Wednesday, March 17, 2010
Review: Pistol Whip - "Terminal"
Like many of the artists on Smog Veil’s roster, Pistol Whip emerged in the burgeoning American underground of the 1970s with a style that bridged the gap between protopunk and punk rock. Claiming the title of Erie, Pennsylvania’s first punk band, Pistol Whip’s tumultuous existence is chronicled on this CD+DVD combo, from their initial run of releases in 1977 and 1978 to their subsequent reunions in 1988 and 2009.
Though probably fairly jarring to Middle America by early 1970s standards, Pistol Whip’s brand of speed-inspired rock 'n’ roll seems like fairly standard fare in 2009. Like a less catchy, though more technically-versed version of the Ramones, Pistol Whip blasts through 12 songs in 33 minutes on the CD portion of the release. The first two songs comprise the band’s sole 7-inch (whose original two-track master tapes were miraculously unearthed in August of 2009), and serve as a proper sampling of what Pistol Whip was capable of, from the swirling electric organ of “Heart Throb” to the soaring guitar solo on the mildly offensive “Untouchables” which begs, “Is every woman really a whore?”
In Spring of 1978, Pistol Whip headed to Chicago to record the demos for a full-length album. All that remains of that 4-track session is described as “a very degraded, normal-bias cassette in mono,” which thanks to the development of digital technology has now been preserved and virtually immortalized. Some of Pistol Whip’s best material is on these 10 tracks, including the boogie punk of “Iron Curtain” (“keeping you from me!") and the infectious toe-tapper “All that Jazz.” The drug-induced inanity of the recording sessions is apparent on tracks like “Jooky MaGoo” and the stadium rocker “Six More Inches” as the group flaunted the sex-crazed glam side of their sound.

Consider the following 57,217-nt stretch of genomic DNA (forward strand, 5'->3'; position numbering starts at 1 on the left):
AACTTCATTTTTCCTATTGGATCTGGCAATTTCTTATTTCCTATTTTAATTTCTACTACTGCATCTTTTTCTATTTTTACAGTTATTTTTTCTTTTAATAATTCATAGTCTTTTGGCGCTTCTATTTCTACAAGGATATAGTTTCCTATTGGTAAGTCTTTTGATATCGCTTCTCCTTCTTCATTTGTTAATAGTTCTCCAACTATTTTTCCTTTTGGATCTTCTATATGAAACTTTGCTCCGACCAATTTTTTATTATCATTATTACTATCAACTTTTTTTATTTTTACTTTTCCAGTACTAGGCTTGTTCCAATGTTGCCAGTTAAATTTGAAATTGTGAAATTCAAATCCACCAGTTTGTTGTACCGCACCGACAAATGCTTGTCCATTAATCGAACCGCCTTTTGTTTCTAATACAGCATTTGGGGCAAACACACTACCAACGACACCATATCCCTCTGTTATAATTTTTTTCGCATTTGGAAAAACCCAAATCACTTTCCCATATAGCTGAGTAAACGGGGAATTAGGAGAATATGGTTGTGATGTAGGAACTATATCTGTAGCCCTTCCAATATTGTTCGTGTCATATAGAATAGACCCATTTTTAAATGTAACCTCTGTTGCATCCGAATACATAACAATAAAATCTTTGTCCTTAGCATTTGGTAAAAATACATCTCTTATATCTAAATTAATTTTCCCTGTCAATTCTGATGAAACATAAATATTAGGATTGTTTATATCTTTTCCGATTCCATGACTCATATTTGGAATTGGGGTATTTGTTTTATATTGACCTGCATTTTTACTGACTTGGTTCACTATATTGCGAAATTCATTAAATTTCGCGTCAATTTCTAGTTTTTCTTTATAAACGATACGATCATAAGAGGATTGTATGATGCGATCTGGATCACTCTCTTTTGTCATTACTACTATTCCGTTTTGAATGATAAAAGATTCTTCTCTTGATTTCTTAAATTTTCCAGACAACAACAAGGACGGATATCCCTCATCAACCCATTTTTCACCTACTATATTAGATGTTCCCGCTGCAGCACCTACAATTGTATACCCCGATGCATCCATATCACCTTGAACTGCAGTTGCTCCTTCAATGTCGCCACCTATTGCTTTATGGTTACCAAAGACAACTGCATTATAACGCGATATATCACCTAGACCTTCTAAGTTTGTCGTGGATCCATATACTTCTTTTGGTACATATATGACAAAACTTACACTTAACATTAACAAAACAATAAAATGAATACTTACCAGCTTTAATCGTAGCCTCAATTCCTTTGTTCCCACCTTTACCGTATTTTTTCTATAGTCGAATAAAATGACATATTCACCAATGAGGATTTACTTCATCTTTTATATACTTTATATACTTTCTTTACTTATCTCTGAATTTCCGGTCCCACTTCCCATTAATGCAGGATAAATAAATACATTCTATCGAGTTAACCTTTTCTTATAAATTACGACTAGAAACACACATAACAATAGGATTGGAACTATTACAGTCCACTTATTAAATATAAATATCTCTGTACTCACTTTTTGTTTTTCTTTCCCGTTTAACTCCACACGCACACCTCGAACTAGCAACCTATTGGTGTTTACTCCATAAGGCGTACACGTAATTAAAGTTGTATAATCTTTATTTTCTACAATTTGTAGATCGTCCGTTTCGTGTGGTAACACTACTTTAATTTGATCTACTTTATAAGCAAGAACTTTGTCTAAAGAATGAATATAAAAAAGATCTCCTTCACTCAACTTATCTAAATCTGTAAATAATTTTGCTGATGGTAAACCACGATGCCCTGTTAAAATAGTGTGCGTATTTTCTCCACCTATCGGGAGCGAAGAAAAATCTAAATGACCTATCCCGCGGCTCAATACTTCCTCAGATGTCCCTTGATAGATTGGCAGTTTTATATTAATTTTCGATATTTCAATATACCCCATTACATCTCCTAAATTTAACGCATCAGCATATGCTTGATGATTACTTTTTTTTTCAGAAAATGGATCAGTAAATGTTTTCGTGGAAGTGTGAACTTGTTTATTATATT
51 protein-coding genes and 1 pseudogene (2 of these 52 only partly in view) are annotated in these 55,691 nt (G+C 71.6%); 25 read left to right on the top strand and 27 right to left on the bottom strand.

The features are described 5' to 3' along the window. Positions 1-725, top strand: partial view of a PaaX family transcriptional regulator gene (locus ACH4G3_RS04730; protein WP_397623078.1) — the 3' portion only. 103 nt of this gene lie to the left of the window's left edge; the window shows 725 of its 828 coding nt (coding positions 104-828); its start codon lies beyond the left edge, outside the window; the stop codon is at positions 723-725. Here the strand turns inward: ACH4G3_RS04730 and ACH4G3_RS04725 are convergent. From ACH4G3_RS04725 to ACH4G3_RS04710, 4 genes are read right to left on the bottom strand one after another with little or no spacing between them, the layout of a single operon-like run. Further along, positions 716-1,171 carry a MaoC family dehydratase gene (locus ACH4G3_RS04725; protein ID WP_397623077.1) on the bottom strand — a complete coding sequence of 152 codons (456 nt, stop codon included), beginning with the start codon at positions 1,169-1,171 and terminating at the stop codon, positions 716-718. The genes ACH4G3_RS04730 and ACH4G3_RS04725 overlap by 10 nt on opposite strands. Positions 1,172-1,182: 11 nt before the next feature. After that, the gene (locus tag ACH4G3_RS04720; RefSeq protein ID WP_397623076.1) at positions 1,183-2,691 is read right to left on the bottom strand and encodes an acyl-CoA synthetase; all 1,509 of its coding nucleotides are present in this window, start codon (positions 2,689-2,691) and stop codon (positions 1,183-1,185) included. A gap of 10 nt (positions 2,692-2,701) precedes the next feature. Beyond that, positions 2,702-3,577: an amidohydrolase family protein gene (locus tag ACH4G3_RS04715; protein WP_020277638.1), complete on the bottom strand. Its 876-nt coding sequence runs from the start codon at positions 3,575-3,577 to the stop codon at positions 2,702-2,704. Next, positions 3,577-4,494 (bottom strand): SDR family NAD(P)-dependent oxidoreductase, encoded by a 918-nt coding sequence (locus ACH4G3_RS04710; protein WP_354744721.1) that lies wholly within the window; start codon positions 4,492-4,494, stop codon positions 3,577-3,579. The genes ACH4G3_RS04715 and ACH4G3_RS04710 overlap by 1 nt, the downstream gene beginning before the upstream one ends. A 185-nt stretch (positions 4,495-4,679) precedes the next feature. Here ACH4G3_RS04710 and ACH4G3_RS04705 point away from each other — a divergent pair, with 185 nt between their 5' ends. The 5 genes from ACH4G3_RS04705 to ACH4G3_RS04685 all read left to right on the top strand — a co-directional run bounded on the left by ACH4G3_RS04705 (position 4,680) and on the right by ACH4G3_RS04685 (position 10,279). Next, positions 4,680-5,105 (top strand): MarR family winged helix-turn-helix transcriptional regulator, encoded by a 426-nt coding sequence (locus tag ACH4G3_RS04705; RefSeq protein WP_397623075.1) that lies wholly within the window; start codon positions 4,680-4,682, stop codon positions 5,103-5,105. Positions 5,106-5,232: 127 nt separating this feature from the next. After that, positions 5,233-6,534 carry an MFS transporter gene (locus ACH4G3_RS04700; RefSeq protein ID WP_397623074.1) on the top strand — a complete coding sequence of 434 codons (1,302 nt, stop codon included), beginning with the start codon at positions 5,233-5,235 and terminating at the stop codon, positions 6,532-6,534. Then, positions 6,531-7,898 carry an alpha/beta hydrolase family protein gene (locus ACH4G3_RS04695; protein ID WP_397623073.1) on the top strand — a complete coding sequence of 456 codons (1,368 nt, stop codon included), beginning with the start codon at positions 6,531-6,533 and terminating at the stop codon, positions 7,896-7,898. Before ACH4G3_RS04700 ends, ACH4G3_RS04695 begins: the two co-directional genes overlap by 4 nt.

The DVD is an interesting assortment of archivist media comprising photos, posters, press clippings and interviews in a narrated biography, and live shows from 1978, 1988, and 2009. Although the audio and video quality of the reunion shows is far superior, the imperfect energy and attire of the 1978 art festival performance stands out as the DVD’s biggest contribution to the bundle.
Though they roused significant interest in their heyday from their potty-mouths to their wild antics, Pistol Whip may have slipped through the cracks for many if it weren't for the hard work of Smog Veil Records. Tightly packaged with content bursting at the seams, Pistol Whip will live to see a new generation with the release of Terminal.
Read more: http://www.punknews.org/review/8970#ixzz0iUwQRA74